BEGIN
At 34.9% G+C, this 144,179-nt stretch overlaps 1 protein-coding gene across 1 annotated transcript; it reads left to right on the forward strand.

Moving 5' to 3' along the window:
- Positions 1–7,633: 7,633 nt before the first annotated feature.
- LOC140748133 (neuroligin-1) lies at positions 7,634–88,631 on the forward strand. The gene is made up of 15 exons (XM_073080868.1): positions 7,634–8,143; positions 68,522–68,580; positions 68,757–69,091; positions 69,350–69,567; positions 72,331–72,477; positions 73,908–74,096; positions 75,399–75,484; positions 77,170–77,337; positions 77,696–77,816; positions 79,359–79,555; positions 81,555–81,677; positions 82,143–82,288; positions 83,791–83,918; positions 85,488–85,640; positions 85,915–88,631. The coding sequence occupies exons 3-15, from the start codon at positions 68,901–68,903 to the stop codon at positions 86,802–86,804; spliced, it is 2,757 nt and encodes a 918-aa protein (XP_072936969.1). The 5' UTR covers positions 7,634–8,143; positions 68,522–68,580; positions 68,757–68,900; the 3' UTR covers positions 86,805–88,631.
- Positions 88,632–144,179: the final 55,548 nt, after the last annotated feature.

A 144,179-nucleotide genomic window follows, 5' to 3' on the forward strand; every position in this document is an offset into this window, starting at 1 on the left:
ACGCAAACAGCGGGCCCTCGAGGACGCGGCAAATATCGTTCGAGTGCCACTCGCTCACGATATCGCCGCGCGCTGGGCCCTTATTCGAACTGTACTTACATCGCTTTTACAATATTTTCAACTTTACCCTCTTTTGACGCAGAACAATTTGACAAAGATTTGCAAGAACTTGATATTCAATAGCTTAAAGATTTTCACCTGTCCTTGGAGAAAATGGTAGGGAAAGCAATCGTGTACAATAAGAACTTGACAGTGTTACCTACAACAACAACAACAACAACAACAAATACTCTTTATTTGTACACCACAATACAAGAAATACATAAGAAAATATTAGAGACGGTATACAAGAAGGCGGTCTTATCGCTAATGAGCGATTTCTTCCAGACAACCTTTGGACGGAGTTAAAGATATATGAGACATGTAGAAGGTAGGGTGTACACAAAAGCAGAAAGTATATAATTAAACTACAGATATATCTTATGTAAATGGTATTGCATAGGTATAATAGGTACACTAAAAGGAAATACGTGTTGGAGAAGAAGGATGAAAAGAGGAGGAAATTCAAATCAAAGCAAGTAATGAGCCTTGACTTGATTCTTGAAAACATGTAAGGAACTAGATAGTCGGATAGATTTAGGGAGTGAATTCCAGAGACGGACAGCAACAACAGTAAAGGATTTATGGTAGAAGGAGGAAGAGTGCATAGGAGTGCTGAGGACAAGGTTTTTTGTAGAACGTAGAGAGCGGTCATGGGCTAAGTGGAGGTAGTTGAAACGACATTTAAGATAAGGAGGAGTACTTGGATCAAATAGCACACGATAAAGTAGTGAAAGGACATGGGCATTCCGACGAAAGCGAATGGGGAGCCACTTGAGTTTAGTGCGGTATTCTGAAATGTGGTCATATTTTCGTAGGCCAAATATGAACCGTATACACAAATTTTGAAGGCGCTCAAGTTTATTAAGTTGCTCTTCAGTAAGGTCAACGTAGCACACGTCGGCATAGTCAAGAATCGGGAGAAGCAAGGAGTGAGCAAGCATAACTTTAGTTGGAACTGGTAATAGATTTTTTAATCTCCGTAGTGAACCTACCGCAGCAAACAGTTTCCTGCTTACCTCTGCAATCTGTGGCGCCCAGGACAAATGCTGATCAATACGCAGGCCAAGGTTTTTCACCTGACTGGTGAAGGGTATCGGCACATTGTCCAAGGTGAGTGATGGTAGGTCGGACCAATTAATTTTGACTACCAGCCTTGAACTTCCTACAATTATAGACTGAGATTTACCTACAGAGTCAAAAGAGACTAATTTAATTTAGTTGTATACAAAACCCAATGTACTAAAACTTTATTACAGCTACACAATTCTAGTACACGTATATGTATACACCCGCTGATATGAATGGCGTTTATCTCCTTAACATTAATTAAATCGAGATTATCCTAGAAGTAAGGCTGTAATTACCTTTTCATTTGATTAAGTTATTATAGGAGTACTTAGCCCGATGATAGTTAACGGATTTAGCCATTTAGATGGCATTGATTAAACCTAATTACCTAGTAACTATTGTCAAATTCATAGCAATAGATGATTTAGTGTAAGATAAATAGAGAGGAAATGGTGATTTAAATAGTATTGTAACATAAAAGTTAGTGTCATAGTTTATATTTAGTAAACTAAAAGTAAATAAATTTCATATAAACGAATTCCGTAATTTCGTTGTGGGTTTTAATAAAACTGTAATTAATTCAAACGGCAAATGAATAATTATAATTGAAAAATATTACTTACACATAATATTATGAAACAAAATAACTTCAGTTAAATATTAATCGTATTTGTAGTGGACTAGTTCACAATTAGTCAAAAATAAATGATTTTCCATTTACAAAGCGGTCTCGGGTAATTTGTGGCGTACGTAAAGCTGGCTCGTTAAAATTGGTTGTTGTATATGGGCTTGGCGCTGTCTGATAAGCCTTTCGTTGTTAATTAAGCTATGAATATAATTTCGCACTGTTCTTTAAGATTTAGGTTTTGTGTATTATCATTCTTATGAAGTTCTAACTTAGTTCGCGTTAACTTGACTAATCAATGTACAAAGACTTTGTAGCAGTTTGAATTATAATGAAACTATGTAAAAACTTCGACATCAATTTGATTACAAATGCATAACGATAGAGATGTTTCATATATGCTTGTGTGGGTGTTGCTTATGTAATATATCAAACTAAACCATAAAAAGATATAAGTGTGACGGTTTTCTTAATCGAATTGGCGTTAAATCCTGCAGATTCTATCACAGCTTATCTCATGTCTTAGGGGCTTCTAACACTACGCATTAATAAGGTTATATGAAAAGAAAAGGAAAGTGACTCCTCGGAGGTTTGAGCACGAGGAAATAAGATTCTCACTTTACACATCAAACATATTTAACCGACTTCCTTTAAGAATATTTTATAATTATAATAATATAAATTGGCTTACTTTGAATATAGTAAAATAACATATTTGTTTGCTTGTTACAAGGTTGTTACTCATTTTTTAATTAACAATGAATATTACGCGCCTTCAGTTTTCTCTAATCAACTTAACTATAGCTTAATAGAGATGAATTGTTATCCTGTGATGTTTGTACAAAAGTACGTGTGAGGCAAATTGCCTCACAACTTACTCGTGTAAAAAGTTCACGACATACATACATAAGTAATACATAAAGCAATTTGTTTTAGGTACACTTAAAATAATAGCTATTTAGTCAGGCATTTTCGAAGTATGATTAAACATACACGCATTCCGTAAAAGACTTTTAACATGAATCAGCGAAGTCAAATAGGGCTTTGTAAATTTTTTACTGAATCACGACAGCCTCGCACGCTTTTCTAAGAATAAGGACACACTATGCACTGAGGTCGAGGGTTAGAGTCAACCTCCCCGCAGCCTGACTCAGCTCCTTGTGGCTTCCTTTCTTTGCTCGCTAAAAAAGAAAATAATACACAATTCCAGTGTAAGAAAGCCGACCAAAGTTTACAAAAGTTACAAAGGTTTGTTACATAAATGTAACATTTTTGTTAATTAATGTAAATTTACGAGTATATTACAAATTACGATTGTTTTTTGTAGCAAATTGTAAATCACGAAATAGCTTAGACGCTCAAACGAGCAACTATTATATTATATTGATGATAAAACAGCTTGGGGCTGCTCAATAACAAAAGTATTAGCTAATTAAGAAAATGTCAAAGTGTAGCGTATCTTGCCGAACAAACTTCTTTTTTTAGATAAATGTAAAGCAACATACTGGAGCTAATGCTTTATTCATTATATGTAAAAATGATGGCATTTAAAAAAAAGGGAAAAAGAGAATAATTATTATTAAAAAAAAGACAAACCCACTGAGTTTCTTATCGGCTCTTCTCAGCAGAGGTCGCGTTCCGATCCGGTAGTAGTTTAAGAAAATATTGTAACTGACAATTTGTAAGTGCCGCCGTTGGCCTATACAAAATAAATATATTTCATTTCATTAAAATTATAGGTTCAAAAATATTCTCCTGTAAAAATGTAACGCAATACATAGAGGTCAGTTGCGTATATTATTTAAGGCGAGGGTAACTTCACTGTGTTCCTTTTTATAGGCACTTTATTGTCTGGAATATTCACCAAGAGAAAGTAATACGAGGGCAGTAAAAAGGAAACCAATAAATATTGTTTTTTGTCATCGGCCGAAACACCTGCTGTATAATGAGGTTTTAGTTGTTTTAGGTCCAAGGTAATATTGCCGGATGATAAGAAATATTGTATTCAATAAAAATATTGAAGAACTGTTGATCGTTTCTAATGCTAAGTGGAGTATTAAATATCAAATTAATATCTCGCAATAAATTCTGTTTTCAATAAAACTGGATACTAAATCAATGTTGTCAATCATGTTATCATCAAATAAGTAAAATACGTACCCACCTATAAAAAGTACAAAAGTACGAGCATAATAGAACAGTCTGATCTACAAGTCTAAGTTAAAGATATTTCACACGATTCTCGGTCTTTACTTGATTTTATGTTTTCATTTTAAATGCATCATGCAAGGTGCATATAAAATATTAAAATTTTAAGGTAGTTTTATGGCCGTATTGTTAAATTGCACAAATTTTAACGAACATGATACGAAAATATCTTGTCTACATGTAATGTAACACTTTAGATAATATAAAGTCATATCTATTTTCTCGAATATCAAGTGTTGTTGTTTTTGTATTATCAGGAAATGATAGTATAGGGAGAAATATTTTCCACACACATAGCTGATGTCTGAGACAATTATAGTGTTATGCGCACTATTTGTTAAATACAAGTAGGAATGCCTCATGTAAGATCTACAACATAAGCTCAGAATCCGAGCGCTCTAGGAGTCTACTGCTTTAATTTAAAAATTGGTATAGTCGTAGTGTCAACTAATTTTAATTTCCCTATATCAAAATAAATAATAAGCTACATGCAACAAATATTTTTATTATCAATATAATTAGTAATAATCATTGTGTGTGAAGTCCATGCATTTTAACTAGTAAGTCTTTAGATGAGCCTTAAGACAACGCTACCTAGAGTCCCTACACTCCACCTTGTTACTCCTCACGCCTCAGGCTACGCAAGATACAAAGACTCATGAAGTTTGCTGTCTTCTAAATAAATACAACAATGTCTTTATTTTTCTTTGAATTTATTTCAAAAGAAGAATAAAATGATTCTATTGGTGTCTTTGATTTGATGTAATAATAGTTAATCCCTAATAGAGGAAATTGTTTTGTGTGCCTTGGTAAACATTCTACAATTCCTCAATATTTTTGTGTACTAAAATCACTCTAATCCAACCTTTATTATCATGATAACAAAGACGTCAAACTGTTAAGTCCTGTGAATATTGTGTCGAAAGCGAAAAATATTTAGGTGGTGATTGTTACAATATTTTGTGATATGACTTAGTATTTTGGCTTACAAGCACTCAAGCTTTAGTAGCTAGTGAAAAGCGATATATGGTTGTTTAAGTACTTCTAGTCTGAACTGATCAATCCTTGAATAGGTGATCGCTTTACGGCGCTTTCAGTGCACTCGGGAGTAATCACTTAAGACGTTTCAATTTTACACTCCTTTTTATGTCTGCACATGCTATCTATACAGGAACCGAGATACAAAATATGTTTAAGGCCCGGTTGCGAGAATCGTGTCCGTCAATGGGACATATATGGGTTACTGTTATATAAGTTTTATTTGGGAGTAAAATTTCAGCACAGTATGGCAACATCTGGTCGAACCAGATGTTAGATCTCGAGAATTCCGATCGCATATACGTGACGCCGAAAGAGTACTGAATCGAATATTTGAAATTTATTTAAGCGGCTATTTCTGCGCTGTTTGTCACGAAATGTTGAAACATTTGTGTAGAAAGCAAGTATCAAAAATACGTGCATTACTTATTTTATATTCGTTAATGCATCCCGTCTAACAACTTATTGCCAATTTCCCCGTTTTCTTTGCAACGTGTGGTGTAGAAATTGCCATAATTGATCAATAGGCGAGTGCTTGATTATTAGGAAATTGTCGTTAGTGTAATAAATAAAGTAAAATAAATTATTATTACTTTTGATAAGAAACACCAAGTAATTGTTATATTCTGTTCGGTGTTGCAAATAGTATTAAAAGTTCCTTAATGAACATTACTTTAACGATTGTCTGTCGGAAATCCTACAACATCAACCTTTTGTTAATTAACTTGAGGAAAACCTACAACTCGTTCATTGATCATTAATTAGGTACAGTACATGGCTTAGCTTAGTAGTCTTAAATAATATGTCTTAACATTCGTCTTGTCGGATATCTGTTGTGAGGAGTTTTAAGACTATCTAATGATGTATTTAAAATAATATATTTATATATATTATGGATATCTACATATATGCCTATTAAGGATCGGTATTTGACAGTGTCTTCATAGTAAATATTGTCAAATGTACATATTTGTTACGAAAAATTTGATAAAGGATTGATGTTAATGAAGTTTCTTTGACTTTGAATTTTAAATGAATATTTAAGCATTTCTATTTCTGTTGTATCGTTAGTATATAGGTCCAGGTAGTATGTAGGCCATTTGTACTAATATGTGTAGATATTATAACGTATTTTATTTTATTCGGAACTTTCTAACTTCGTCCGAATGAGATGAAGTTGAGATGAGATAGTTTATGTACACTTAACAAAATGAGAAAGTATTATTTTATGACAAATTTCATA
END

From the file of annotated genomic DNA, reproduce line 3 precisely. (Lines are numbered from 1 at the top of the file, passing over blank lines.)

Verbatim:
- Positions 1–7,633: 7,633 nt before the first annotated feature.